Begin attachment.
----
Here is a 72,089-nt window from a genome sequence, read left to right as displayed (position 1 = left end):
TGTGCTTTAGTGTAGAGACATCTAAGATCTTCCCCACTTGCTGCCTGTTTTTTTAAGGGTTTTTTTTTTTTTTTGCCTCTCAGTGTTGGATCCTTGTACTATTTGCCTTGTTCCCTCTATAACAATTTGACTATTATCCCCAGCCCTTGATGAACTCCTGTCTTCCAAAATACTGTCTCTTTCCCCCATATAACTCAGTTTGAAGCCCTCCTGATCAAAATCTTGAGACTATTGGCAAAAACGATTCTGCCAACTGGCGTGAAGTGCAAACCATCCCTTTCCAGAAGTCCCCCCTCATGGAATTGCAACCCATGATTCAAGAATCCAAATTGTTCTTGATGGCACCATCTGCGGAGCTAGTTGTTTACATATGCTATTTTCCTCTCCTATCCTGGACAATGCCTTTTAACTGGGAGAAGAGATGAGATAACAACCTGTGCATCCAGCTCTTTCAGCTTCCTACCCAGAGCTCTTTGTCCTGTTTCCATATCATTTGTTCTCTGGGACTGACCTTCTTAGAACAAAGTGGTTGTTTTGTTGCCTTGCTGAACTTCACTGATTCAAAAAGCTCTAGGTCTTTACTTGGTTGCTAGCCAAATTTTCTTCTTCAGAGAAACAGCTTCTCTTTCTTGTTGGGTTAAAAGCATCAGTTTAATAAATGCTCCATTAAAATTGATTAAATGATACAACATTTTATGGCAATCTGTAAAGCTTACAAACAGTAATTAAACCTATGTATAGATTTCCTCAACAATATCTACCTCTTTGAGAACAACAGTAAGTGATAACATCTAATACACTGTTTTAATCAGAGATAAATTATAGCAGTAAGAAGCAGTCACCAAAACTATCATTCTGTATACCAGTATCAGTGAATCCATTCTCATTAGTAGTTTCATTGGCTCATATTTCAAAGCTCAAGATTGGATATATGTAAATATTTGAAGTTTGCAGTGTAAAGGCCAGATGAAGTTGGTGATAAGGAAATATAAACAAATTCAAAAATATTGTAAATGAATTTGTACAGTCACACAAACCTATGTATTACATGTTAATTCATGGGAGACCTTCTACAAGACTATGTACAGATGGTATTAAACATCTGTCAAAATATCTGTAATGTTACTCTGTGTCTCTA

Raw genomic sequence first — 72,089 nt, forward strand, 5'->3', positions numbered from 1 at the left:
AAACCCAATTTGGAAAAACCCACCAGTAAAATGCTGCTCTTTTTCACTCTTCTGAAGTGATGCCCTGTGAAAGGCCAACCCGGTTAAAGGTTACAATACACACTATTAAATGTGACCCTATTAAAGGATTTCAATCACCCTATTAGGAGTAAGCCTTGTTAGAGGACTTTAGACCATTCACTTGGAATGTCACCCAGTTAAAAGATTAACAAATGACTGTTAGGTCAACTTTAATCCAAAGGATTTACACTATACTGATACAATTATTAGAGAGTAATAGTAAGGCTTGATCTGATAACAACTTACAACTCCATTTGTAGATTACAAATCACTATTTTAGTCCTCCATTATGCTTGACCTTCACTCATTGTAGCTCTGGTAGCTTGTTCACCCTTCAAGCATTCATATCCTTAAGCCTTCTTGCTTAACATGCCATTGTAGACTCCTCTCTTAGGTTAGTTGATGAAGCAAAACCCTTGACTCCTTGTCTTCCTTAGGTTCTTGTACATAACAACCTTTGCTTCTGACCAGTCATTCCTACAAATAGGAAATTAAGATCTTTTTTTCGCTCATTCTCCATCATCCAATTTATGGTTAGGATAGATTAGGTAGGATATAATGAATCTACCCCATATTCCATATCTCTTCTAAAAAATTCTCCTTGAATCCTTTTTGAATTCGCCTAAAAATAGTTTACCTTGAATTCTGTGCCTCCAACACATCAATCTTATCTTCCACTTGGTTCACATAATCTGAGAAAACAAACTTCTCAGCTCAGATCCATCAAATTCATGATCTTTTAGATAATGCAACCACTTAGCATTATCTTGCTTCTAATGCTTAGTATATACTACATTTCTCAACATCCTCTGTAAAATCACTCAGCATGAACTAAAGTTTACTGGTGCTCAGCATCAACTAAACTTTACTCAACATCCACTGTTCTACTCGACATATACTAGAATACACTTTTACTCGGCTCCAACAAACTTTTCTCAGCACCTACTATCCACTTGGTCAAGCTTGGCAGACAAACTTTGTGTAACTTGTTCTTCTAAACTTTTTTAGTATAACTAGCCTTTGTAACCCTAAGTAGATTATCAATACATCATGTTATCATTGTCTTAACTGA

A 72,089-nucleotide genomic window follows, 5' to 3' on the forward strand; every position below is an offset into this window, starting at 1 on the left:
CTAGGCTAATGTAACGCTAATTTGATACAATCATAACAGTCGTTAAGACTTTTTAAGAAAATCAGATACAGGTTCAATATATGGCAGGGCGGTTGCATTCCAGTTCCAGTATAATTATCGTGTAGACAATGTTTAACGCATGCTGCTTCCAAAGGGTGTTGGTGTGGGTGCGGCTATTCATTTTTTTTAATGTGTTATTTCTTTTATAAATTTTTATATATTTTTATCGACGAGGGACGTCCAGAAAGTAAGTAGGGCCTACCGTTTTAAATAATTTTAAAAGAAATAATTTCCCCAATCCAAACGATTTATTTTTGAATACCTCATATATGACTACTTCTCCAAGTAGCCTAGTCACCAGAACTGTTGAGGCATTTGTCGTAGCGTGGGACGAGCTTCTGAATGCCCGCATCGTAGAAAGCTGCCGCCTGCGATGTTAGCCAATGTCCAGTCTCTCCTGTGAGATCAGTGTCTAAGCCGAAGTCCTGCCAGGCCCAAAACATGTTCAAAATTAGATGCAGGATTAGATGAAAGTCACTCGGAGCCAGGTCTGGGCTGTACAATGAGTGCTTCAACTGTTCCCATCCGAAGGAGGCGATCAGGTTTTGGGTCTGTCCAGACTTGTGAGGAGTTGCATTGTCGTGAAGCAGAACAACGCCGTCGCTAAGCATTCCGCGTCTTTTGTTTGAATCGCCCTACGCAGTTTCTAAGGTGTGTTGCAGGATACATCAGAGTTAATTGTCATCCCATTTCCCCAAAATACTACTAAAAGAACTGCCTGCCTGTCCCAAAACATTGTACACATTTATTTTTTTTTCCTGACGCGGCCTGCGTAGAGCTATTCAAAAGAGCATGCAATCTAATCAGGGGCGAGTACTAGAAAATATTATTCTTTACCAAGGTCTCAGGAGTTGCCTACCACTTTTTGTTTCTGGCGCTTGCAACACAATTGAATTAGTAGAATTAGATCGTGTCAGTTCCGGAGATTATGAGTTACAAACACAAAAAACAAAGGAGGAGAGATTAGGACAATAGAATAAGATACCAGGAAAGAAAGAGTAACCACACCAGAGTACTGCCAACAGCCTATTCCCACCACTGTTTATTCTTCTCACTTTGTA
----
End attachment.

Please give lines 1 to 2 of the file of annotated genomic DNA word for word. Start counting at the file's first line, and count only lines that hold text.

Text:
Here is a 72,089-nt window from a genome sequence, read left to right as displayed (position 1 = left end):
TGTGCTTTAGTGTAGAGACATCTAAGATCTTCCCCACTTGCTGCCTGTTTTTTTAAGGGTTTTTTTTTTTTTTTGCCTCTCAGTGTTGGATCCTTGTACTATTTGCCTTGTTCCCTCTATAACAATTTGACTATTATCCCCAGCCCTTGATGAACTCCTGTCTTCCAAAATACTGTCTCTTTCCCCCATATAACTCAGTTTGAAGCCCTCCTGATCAAAATCTTGAGACTATTGGCAAAAACGATTCTGCCAACTGGCGTGAAGTGCAAACCATCCCTTTCCAGAAGTCCCCCCTCATGGAATTGCAACCCATGATTCAAGAATCCAAATTGTTCTTGATGGCACCATCTGCGGAGCTAGTTGTTTACATATGCTATTTTCCTCTCCTATCCTGGACAATGCCTTTTAACTGGGAGAAGAGATGAGATAACAACCTGTGCATCCAGCTCTTTCAGCTTCCTACCCAGAGCTCTTTGTCCTGTTTCCATATCATTTGTTCTCTGGGACTGACCTTCTTAGAACAAAGTGGTTGTTTTGTTGCCTTGCTGAACTTCACTGATTCAAAAAGCTCTAGGTCTTTACTTGGTTGCTAGCCAAATTTTCTTCTTCAGAGAAACAGCTTCTCTTTCTTGTTGGGTTAAAAGCATCAGTTTAATAAATGCTCCATTAAAATTGATTAAATGATACAACATTTTATGGCAATCTGTAAAGCTTACAAACAGTAATTAAACCTATGTATAGATTTCCTCAACAATATCTACCTCTTTGAGAACAACAGTAAGTGATAACATCTAATACACTGTTTTAATCAGAGATAAATTATAGCAGTAAGAAGCAGTCACCAAAACTATCATTCTGTATACCAGTATCAGTGAATCCATTCTCATTAGTAGTTTCATTGGCTCATATTTCAAAGCTCAAGATTGGATATATGTAAATATTTGAAGTTTGCAGTGTAAAGGCCAGATGAAGTTGGTGATAAGGAAATATAAACAAATTCAAAAATATTGTAAATGAATTTGTACAGTCACACAAACCTATGTATTACATGTTAATTCATGGGAGACCTTCTACAAGACTATGTACAGATGGTATTAAACATCTGTCAAAATATCTGTAATGTTACTCTGTGTCTCTA